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The cylinder head sits at the top of the engine. Its purpose is to seal the top of the cylinder to create the combustion chamber. The head also forms the housing for the valve gear and spark plugs. Inside the cylinder head are complex passageways for coolant and oil. The head, along with the components it houses, is known as the top end of the engine.
In many ways, the head is the mechanical control center of the engine. It is the meeting point for the intake, exhaust, ignition and fuel systems.
Cylinder heads are made from either cast iron or cast aluminium. Cast aluminium is more expensive to produce, but offers considerable weight-saving and dissipates heat better than cast iron. Virtually all production gasoline engines use an aluminium head, while cast iron is still commonly used for diesels due to its higher strength.
The interior of a cylinder head is a complex network of oil galleries and coolant passages, even more complex than the engine block. To form these interior cavities, heads are often cast using the lost-foam casting technique.
This method of casting uses a polystyrene model of the cylinder head, made by gluing together layers. The model is then packed with casting sand and all the voids filled. This creates a mold around the polystyrene, which is then vaporized and replaced by molten aluminium. Once the metal has solidified, the sand is removed and washed before the casting is machined.
The combustion chamber is the space where the fuel and air mixture is burned. It is formed by the cylinder head at the top, the cylinder walls, and with the piston as its floor. The shape of the combustion chamber is formed by a recess in the bottom of the cylinder head. The shape of this recess determines how the fuel mixes with the air, and how that mixture burns.
The objective is to achieve complete combustion of the fuel with an even spread of the flame across the chamber. The fuel needs to be mixed and this is achieved by creating turbulence - very rapid swirling - of the mixture as the piston moves upwards on the compression stroke.
The shape of the combustion chamber has developed over the history of the engine.
- In a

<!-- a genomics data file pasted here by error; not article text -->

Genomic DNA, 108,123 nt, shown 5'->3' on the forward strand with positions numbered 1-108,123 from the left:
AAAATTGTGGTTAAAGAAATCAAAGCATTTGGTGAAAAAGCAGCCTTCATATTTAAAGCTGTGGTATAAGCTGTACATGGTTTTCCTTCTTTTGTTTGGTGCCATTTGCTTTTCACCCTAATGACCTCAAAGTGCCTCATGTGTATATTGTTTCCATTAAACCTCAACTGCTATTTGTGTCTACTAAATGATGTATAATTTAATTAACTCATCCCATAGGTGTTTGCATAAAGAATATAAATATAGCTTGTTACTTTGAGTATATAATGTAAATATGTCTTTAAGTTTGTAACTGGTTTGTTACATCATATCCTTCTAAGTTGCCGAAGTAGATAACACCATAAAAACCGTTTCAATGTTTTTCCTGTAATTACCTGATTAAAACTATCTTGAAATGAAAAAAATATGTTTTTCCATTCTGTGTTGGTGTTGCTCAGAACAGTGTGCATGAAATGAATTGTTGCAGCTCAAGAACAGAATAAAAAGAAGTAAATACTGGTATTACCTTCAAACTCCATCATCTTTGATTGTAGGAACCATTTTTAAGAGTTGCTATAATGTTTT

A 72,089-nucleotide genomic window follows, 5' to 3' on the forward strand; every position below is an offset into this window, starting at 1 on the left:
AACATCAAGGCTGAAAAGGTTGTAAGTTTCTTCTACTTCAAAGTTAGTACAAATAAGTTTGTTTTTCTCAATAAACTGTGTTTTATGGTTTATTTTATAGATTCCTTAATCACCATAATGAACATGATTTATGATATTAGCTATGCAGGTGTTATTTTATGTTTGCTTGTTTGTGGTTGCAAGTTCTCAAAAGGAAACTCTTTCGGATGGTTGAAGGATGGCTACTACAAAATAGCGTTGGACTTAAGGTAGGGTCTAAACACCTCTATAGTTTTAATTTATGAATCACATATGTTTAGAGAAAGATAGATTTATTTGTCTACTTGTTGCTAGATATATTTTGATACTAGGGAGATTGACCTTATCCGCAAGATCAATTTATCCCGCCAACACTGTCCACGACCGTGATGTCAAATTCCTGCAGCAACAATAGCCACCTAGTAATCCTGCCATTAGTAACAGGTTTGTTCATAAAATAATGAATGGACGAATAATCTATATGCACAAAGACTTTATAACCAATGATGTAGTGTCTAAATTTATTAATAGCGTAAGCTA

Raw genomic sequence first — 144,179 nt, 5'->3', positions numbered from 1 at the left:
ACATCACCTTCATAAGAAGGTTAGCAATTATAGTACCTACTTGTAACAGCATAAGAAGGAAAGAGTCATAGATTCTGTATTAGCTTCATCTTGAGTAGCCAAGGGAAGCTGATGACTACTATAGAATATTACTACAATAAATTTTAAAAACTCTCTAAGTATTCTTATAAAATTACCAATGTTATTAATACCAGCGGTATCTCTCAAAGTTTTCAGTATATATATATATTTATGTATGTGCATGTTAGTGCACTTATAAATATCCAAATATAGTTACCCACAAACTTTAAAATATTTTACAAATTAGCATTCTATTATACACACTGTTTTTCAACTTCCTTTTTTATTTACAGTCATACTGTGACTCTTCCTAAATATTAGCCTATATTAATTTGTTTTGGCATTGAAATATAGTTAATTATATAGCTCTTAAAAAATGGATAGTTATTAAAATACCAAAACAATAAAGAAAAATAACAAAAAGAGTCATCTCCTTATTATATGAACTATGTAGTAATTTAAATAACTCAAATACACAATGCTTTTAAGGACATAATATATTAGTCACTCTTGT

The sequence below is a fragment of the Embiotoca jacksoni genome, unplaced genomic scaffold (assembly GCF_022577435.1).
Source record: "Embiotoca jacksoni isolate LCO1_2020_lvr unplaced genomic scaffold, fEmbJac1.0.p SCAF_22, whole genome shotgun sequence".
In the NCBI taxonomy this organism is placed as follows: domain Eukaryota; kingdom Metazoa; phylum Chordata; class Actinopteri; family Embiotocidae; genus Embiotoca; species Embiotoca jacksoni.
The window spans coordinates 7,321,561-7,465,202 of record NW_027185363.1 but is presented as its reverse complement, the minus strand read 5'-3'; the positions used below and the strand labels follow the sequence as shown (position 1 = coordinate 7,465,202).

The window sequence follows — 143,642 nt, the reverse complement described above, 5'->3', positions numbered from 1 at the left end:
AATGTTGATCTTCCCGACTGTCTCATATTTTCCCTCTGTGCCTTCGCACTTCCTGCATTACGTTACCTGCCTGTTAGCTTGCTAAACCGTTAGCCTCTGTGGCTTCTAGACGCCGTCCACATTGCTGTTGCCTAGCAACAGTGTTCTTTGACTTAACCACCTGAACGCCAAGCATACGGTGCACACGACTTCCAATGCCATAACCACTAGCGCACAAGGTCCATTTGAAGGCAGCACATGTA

wedge shaped chamber
, the compression stroke forces the mixture from the narrow end of the wedge into the wider end, creating turbulence and concentrating the mixture around the spark plug.
is a dome-shaped recess which is generally used on single valve crossflow heads. With the spark plug centered in the chamber there is a short flame path to the piston head. The spherical nature of a hemi chamber makes it difficult to accommodate multiple valves which are used on the majority of engines today.
is similar to hemi chamber but with flattened surfaces that make it possible to accommodate four valves per cylinder. Pentroof chambers are the most commonly used on engines made in the past thirty years.
The ports of a cylinder head are passageways that allow air and exhaust gases to enter and leave the combustion chamber. They are cast into the head and their size and shape has a great bearing on the flow through the engine.
One side of the block is typically connected to the air intake, the other to the exhaust manifold. This is known as a crossflow head , and is by far the most common to be found. Reverse-flow is the term for a cylinder head where valves are found on the same side but this is rarely used as it is less efficient than a cross-flow design.
On engines with multiple intake and exhaust valves per cylinder, there may be one port per cylinder, or a single port for all intake and exhaust valves. A great deal of computation and research goes into the shaping of ports to ensure maximum volume and velocity of air traveling through them.
Cylinder head layouts
In an over-head cam (OHC) engine, the predominant type of engine in use today, the camshaft is found in the head, whereas for an over-head valve (OHV) layout the camshaft is in the block.
Inline engines have just one cylinder head, while flat, V and W engines will have multiple cylinder heads, one for each bank of cylinders.
Modifications & Upgrades
Cylinder head decking
A cylinder head can warp over its lifetime, and the lower face that mates with the block can wear. In order to restore a perfectly flat surface, the face of the cylinder head is machined in a process known as decking, resurfacing or head skimming.
Porting is a process where the ports of the engine are modified - usually opened up and the walls polished perfectly smooth. This will improve the gas flow through the head. Polishing is a time consuming process but can be done at home with minimal tools and so is popular among DIY engine rebuilders.
Modern CFD (Computational Fluid Dynamics) computing now tends to lean towards the theory that even after porting, the walls of the ports are more efficient if they are left slightly rough and not polished.
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